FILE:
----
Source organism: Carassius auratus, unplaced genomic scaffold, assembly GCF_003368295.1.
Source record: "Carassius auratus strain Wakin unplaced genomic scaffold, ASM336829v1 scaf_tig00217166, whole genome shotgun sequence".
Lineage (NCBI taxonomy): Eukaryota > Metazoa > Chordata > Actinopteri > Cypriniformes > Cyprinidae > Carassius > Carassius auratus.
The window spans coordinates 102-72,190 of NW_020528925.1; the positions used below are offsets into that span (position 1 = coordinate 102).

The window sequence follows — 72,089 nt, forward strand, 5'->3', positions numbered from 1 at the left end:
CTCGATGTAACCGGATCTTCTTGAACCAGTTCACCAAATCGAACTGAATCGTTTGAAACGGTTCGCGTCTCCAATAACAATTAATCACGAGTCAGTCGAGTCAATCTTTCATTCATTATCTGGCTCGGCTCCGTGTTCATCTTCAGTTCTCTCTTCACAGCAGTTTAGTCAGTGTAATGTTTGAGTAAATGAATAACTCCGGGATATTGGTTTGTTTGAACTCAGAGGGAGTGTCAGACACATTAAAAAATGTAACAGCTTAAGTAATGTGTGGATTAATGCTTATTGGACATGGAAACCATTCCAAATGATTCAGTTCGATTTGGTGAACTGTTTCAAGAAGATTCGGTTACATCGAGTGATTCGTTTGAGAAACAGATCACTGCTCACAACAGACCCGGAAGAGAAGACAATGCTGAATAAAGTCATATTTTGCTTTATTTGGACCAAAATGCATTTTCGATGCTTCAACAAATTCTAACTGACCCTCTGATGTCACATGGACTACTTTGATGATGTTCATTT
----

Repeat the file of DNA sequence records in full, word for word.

Source organism: Carassius auratus, unplaced genomic scaffold, assembly GCF_003368295.1.
Source record: "Carassius auratus strain Wakin unplaced genomic scaffold, ASM336829v1 scaf_tig00217166, whole genome shotgun sequence".
Lineage (NCBI taxonomy): Eukaryota > Metazoa > Chordata > Actinopteri > Cypriniformes > Cyprinidae > Carassius > Carassius auratus.
The window spans coordinates 102-72,190 of NW_020528925.1; the positions used below are offsets into that span (position 1 = coordinate 102).

The window sequence follows — 72,089 nt, forward strand, 5'->3', positions numbered from 1 at the left end:
CTCGATGTAACCGGATCTTCTTGAACCAGTTCACCAAATCGAACTGAATCGTTTGAAACGGTTCGCGTCTCCAATAACAATTAATCACGAGTCAGTCGAGTCAATCTTTCATTCATTATCTGGCTCGGCTCCGTGTTCATCTTCAGTTCTCTCTTCACAGCAGTTTAGTCAGTGTAATGTTTGAGTAAATGAATAACTCCGGGATATTGGTTTGTTTGAACTCAGAGGGAGTGTCAGACACATTAAAAAATGTAACAGCTTAAGTAATGTGTGGATTAATGCTTATTGGACATGGAAACCATTCCAAATGATTCAGTTCGATTTGGTGAACTGTTTCAAGAAGATTCGGTTACATCGAGTGATTCGTTTGAGAAACAGATCACTGCTCACAACAGACCCGGAAGAGAAGACAATGCTGAATAAAGTCATATTTTGCTTTATTTGGACCAAAATGCATTTTCGATGCTTCAACAAATTCTAACTGACCCTCTGATGTCACATGGACTACTTTGATGATGTTCATTT